22National Measurement: Italy Households and individuals digital divide
23National Measurement: Italy Business digital divide: concentration ratio,2000 year.Natio.SectorSizeTerritor.MeanDivideDivideDivideDiff.Extranet41,010,43,95,7EDI47,410,72,97,6Broadband connect.44,911,32,33,1on-line sales43,311,70,63,6
24National Measurement: Business digital divide Results:Index higher on sectors compared with size class and macro territorial areas…. Much divide among enterprises across sectors instead of size and location of enterprisesHigh divide across sectors …. Could be a sign of low possibility to enlarge relationships of enterprises already late with respect to othersDo the use of ICTs leaves to the location of enterprises not discriminatory any more? What is it happening to the industrial districts?We need much more detailed data for understanding better the role of ICTs as a possibility to enlarge the relationships among enterprises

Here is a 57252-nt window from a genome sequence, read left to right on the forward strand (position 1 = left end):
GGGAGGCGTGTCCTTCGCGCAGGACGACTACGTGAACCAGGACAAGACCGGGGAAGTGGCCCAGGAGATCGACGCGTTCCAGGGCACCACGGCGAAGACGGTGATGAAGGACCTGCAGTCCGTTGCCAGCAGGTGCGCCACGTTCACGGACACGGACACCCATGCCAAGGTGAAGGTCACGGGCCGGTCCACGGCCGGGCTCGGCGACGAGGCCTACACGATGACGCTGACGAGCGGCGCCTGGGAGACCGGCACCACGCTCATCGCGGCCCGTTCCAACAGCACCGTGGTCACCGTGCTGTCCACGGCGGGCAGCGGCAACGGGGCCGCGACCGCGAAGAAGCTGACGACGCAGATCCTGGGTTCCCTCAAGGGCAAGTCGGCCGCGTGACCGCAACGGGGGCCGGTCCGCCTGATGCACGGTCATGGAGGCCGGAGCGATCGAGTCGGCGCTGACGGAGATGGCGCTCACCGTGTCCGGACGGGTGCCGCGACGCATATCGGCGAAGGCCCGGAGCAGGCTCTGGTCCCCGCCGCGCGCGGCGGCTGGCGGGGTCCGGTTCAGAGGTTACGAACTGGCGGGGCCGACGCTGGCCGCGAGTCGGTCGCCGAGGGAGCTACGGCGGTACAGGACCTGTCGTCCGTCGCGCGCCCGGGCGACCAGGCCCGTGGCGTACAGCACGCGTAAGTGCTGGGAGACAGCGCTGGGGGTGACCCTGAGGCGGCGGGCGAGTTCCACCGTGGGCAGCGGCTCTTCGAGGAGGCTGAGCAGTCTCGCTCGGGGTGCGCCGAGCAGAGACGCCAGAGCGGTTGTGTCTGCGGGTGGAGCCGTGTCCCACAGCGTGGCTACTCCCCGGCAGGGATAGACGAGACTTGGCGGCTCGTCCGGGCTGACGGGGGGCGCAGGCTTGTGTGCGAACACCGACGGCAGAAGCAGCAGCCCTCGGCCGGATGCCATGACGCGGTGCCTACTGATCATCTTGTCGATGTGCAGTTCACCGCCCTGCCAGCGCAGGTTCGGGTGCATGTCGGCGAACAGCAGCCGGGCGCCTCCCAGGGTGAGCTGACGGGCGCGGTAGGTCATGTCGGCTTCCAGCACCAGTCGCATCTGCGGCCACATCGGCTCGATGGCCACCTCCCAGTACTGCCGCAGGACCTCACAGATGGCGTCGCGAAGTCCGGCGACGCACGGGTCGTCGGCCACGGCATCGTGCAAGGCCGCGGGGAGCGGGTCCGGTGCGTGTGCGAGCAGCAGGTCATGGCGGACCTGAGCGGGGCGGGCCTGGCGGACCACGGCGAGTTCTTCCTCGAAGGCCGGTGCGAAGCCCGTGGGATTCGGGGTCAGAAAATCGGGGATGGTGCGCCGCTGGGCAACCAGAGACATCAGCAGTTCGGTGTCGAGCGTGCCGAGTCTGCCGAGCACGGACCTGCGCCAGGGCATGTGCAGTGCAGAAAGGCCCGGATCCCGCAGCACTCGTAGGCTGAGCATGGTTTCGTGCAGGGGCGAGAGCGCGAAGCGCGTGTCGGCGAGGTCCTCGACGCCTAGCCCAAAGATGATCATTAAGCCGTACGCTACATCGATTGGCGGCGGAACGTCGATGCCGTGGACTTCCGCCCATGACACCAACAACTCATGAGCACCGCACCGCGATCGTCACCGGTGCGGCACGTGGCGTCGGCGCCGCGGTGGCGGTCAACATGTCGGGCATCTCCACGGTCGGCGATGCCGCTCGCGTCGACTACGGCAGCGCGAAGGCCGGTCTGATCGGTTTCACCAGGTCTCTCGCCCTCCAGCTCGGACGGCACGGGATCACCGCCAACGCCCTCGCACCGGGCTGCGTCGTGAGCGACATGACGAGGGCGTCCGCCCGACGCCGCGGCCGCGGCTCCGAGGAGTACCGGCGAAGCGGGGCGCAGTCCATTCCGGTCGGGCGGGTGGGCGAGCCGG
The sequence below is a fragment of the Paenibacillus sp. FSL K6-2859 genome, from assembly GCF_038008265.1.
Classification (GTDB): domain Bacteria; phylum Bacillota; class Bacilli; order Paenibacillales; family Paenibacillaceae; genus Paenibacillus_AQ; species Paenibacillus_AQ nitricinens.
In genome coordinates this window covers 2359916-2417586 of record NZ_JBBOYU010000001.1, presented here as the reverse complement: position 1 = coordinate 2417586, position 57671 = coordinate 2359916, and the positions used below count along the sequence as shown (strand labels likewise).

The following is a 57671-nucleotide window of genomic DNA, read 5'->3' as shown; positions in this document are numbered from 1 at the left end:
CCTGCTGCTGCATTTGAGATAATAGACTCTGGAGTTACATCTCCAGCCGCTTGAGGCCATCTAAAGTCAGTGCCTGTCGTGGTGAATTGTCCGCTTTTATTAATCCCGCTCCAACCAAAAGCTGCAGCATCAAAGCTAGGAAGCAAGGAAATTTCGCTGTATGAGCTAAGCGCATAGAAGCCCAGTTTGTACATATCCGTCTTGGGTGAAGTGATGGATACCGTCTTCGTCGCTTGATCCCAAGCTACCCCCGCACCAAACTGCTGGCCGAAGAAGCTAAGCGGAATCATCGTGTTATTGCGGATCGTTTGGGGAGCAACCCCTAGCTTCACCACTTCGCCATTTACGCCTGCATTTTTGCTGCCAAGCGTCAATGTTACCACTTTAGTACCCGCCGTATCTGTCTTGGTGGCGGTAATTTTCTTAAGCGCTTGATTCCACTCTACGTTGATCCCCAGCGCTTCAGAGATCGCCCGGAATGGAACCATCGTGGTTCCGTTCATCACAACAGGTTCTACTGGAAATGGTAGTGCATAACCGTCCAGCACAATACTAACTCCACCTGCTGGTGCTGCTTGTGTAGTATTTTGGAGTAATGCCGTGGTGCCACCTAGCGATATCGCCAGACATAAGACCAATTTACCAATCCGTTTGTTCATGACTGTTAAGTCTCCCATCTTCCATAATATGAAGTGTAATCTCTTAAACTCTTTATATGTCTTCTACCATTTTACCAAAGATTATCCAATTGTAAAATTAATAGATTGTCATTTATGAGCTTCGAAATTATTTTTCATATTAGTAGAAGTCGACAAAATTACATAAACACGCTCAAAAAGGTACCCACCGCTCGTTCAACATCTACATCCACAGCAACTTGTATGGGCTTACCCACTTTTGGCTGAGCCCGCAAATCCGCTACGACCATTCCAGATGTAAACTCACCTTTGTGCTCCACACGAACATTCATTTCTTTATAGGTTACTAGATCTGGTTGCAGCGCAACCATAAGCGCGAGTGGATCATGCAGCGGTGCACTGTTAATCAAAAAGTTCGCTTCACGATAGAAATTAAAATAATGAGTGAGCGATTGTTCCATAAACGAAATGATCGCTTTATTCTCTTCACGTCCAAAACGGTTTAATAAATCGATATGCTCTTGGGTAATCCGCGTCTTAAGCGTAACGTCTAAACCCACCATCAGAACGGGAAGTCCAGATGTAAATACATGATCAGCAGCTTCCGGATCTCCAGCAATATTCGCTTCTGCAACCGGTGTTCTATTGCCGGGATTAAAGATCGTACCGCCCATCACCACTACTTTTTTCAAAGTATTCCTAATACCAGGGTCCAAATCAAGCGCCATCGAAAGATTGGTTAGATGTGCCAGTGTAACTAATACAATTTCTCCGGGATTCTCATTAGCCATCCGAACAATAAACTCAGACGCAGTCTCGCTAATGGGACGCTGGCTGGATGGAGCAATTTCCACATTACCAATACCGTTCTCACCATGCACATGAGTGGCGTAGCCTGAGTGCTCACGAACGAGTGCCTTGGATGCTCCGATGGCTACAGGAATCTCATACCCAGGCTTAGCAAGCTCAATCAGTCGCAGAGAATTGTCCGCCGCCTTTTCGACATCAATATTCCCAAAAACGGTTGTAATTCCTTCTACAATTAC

25ConclusionMeasurement of SMEs, in all their size classes even micro enterprises, is essential for understanding the different usage of ICT by businessDD proposed could have different applications for cross countries comparisons and for national analysis. The Gini index is useful for estimating the evolutive, regressive or stationary tendency of DD over time. The index shows the disparity in accessing and using the ICTsSelect relevant and appropriate variables to measure DD. Many criteria and measures can be used. Data availability and comparability of the series. Individuals/households, business, governments and other social or institutional groupsInternational measurement of DD ……. OECD publications and further activitiesNational measurement of SMEs and DD ……ISTAT publications and papersWe need much more official statistics over time, much more co-operation for a common analysis, quality of data